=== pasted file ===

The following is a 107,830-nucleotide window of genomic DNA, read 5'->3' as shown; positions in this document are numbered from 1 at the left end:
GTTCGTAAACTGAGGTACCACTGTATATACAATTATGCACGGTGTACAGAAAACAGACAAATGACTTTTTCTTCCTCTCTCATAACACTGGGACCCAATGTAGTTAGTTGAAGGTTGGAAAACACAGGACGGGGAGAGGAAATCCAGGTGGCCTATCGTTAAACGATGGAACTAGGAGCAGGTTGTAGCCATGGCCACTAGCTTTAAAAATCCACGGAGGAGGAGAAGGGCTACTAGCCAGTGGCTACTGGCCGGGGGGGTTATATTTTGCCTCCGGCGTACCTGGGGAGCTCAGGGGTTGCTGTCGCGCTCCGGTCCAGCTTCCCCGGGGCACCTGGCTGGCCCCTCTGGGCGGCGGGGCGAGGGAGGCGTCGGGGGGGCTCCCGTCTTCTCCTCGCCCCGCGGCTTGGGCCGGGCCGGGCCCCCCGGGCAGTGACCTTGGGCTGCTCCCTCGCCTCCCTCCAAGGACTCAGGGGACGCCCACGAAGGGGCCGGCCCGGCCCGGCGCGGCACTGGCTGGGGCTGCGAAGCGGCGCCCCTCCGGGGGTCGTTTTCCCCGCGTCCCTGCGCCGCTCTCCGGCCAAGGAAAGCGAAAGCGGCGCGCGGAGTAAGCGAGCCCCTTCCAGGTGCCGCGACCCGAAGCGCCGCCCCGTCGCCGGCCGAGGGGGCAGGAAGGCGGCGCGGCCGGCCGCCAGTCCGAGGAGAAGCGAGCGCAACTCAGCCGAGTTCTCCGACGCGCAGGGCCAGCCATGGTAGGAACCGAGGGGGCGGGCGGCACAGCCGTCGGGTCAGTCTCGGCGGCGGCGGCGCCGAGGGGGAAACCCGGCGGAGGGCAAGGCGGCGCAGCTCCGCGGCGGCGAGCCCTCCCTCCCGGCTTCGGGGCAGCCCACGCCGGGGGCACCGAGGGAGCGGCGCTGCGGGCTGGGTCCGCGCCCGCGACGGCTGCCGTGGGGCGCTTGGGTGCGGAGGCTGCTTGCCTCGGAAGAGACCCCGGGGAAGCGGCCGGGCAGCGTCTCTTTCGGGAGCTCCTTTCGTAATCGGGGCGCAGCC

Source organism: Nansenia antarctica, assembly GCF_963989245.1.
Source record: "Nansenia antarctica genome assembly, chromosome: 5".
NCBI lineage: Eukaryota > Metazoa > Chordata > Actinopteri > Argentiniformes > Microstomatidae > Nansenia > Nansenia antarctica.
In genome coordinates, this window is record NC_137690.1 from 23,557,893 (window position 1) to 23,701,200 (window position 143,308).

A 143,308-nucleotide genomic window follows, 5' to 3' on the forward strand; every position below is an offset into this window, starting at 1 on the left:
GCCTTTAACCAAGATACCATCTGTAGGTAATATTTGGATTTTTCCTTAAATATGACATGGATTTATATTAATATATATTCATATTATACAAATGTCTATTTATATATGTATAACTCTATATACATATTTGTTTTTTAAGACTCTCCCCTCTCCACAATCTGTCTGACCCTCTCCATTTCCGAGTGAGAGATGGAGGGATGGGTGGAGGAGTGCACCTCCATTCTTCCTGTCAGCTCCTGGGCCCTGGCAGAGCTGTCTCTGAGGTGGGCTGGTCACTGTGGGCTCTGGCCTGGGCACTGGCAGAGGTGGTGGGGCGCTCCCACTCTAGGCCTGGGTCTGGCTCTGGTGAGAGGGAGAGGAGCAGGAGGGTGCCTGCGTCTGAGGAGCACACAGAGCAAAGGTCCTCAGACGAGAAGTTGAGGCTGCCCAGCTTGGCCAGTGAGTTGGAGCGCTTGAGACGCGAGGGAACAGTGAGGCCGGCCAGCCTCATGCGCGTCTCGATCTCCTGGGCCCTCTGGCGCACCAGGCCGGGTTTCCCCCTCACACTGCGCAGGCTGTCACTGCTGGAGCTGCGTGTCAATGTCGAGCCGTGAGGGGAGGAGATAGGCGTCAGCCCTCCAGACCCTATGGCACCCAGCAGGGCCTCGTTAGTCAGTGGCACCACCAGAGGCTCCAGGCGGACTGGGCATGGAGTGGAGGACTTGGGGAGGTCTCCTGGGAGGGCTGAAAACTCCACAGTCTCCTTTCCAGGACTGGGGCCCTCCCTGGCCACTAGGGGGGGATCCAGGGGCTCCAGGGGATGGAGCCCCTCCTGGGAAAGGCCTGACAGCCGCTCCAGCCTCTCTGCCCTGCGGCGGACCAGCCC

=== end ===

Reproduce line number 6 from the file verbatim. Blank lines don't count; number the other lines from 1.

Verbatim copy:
In genome coordinates, this window is record NC_137690.1 from 23,557,893 (window position 1) to 23,701,200 (window position 143,308).